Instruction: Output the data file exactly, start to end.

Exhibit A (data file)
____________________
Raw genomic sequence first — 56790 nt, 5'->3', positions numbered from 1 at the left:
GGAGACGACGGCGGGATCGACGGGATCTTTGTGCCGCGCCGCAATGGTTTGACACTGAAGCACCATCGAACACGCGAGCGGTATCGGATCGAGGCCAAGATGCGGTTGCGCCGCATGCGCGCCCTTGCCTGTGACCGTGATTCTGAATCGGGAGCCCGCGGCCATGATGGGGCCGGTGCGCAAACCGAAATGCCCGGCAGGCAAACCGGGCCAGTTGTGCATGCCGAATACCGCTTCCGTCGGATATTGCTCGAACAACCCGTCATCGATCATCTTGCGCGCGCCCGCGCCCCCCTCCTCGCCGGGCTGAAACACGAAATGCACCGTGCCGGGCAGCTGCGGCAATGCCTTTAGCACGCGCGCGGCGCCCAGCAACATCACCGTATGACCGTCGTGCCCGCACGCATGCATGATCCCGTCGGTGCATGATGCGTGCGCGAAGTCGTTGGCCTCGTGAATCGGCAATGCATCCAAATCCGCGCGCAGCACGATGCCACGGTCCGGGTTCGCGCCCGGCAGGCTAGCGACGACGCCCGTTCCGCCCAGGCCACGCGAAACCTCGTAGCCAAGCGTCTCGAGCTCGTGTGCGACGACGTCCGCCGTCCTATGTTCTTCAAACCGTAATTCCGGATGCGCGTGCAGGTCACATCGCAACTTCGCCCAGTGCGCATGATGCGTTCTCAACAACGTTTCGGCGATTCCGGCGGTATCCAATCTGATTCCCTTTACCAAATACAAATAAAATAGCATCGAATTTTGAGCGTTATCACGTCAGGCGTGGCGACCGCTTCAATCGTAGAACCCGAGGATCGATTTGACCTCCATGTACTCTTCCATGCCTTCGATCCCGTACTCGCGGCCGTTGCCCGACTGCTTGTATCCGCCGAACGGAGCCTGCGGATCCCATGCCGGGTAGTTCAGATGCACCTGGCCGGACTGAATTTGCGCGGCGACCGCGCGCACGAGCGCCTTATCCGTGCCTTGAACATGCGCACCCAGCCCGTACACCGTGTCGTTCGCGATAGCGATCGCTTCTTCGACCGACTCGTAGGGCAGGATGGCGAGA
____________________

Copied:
Raw genomic sequence first — 56790 nt, 5'->3', positions numbered from 1 at the left:
GGAGACGACGGCGGGATCGACGGGATCTTTGTGCCGCGCCGCAATGGTTTGACACTGAAGCACCATCGAACACGCGAGCGGTATCGGATCGAGGCCAAGATGCGGTTGCGCCGCATGCGCGCCCTTGCCTGTGACCGTGATTCTGAATCGGGAGCCCGCGGCCATGATGGGGCCGGTGCGCAAACCGAAATGCCCGGCAGGCAAACCGGGCCAGTTGTGCATGCCGAATACCGCTTCCGTCGGATATTGCTCGAACAACCCGTCATCGATCATCTTGCGCGCGCCCGCGCCCCCCTCCTCGCCGGGCTGAAACACGAAATGCACCGTGCCGGGCAGCTGCGGCAATGCCTTTAGCACGCGCGCGGCGCCCAGCAACATCACCGTATGACCGTCGTGCCCGCACGCATGCATGATCCCGTCGGTGCATGATGCGTGCGCGAAGTCGTTGGCCTCGTGAATCGGCAATGCATCCAAATCCGCGCGCAGCACGATGCCACGGTCCGGGTTCGCGCCCGGCAGGCTAGCGACGACGCCCGTTCCGCCCAGGCCACGCGAAACCTCGTAGCCAAGCGTCTCGAGCTCGTGTGCGACGACGTCCGCCGTCCTATGTTCTTCAAACCGTAATTCCGGATGCGCGTGCAGGTCACATCGCAACTTCGCCCAGTGCGCATGATGCGTTCTCAACAACGTTTCGGCGATTCCGGCGGTATCCAATCTGATTCCCTTTACCAAATACAAATAAAATAGCATCGAATTTTGAGCGTTATCACGTCAGGCGTGGCGACCGCTTCAATCGTAGAACCCGAGGATCGATTTGACCTCCATGTACTCTTCCATGCCTTCGATCCCGTACTCGCGGCCGTTGCCCGACTGCTTGTATCCGCCGAACGGAGCCTGCGGATCCCATGCCGGGTAGTTCAGATGCACCTGGCCGGACTGAATTTGCGCGGCGACCGCGCGCACGAGCGCCTTATCCGTGCCTTGAACATGCGCACCCAGCCCGTACACCGTGTCGTTCGCGATAGCGATCGCTTCTTCGACCGACTCGTAGGGCAGGATGGCGAGA